Latest Postcards

Baltic Sea Postcard #3 - The Baltic States

The three small countries collectively referred to as the Baltic States have a combined area smaller than Missouri, and a population only a bit larger. But they’ve always occupied a bigger place in our imagination—so we looked forward to our first visit here with eager anticipation.  We explored three historic port cities spending most of our time in the historic “old city” centers.

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        Klaipeda sailing ship and Amber jewelry

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Baltic Sea Postcard #2 -Copenhagen and Karlskrona

 

     The weather is one variable that requires flexibility and adaptability. After a day on the North Sea we were scheduled to arrive at Skagen, at the northern tip of Denmark next morning. The weather however seemed of a different mind—30-40 knot wind and 15-foot swells convinced our Captain, after determining that the local pilot had never docked a vessel under these conditions, to change the plan and continue on to Copenhagen. So, we arrived in Copenhagen that afternoon and had the chance to disembark and wander about the neighborhood enduring a brief shower or two. Docked at Langelinie, near downtown, the pedestrian and bicycle friendly city was easily accessible. We regretted missing a chance to see Skagen, a picturesque fishing village cum artist colony, but c’est la vie! 

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Latest News

NEWS--Devil's Slide Trail is Open

Never heard of Devil’s Slide?

    Until last year, it was a 1.3 mile stretch of California Highway 1 between the beach communities of Pacifica and Montara south of San Francisco.  We remember, not fondly, white-knuckle driving, eyes focused only on the road as we headed down this winding narrow road to visit friends.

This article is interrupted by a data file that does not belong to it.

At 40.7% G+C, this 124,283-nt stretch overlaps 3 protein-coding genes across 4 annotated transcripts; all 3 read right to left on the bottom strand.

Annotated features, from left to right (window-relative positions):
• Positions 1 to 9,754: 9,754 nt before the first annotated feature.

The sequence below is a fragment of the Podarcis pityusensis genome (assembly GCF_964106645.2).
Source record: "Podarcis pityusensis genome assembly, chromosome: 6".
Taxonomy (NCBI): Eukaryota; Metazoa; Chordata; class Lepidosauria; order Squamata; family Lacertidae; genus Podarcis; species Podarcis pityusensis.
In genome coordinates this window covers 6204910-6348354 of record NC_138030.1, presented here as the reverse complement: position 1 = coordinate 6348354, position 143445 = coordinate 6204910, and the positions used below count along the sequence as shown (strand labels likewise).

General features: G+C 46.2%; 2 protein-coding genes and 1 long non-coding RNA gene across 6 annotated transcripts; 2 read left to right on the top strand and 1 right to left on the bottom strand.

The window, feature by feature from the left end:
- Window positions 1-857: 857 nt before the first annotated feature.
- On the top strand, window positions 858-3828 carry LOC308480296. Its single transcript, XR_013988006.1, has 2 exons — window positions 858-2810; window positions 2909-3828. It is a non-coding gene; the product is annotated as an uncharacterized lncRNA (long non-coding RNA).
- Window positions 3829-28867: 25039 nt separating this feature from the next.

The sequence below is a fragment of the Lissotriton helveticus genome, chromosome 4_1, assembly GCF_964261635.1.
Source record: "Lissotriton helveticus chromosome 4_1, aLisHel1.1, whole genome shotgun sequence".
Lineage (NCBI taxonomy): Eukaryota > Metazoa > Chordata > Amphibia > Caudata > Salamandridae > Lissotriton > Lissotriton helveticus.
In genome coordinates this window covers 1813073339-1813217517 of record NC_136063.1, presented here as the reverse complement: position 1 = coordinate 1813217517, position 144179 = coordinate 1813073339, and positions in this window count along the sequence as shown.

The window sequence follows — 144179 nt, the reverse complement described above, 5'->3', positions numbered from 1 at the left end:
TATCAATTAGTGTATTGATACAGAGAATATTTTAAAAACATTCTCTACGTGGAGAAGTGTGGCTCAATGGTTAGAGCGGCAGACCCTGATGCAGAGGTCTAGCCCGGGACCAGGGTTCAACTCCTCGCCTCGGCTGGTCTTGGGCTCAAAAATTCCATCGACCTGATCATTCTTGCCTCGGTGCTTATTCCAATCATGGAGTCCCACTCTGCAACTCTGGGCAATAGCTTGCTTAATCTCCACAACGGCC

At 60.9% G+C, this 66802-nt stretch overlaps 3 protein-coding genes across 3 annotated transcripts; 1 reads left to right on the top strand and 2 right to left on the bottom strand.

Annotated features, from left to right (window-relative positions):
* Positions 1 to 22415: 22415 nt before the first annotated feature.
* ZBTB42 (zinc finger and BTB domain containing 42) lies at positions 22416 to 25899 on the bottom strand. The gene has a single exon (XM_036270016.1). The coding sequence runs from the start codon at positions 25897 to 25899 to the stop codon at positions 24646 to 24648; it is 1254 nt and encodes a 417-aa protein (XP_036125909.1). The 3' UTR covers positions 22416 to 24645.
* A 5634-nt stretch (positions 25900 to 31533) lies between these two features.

This coastal stretch of road has been slowly falling into the Pacific Ocean since it was built in 1927. Often closed due to rocks and landslides, drivers navigated inland, adding up to an hour of driving time. Finally there is an alternate inland route.  The Tom Lantos Tunnels, opened to Highway 1 traffic in 2013, cutting off the unstable, shoreline section.

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      A guide explains about the active tectonic plates and view from the new park.

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The Cutting Edge -- Getting to (and From) Alcatraz

            Our guide, Wendy, a National Park Service Ranger, pointed out the hole chipped in the concrete back wall of the cell as she explained how prisoners John and Clarence Anglin and Frank Morris managed to escape from Alcatraz in 1962. It turns out theirs was the only attempt that might have been successful during the three decades Alcatraz served as a maximum security Federal prison. “Might,” because though they managed to get off the island, no trace of them (dead, or alive) has ever been found. One other prisoner did manage to swim to the mainland that same year, but he was so exhausted he collapsed on the rocks and was promptly re-arrested. 

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           Alcatraz view and Hornblower Hybrid with wind turbines

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Travel
Journalists
Janet and Stuart
Wilson

Welcome...

Welcome to our website.  Check on our travels with Postcards, our on-the-road blog. You can also read a few of our published stories on the Stories page, view our photos in the Gallery, or click on About Us to learn more about Janet & Stu.  Happy Travels!

 

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